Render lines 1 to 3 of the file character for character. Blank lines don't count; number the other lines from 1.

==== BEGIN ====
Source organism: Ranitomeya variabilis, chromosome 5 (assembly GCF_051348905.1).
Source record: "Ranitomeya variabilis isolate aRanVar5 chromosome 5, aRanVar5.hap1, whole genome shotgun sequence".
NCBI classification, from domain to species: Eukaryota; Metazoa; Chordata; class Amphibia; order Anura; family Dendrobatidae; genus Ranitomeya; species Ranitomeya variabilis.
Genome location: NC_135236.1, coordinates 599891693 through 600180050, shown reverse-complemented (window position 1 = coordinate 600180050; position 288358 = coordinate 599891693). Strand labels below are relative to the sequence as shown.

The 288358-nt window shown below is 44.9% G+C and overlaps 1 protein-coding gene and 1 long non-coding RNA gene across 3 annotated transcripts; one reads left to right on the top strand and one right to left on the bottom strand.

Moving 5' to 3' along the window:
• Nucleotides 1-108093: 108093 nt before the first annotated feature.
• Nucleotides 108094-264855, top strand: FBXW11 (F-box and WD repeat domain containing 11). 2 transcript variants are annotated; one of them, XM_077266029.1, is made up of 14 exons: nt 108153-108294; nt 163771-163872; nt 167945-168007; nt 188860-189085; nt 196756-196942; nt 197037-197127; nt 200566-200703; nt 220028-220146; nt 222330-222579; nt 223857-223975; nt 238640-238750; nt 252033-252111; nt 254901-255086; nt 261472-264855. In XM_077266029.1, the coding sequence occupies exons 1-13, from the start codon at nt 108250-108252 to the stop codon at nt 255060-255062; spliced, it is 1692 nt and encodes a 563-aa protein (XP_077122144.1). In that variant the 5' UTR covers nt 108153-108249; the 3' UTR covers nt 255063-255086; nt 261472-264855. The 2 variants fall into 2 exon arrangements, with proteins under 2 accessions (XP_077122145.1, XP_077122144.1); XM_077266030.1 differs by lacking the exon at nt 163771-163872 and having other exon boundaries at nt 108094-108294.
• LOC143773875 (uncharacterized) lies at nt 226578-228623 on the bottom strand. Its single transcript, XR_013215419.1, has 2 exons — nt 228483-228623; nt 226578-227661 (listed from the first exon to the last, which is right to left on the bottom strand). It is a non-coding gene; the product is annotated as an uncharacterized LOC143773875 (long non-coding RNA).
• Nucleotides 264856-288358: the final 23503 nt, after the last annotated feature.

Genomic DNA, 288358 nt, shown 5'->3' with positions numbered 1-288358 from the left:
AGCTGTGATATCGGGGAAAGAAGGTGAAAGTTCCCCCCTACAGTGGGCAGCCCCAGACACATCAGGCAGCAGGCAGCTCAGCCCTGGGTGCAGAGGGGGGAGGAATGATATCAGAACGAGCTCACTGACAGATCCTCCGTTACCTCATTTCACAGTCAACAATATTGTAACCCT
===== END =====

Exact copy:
Source organism: Ranitomeya variabilis, chromosome 5 (assembly GCF_051348905.1).
Source record: "Ranitomeya variabilis isolate aRanVar5 chromosome 5, aRanVar5.hap1, whole genome shotgun sequence".
NCBI classification, from domain to species: Eukaryota; Metazoa; Chordata; class Amphibia; order Anura; family Dendrobatidae; genus Ranitomeya; species Ranitomeya variabilis.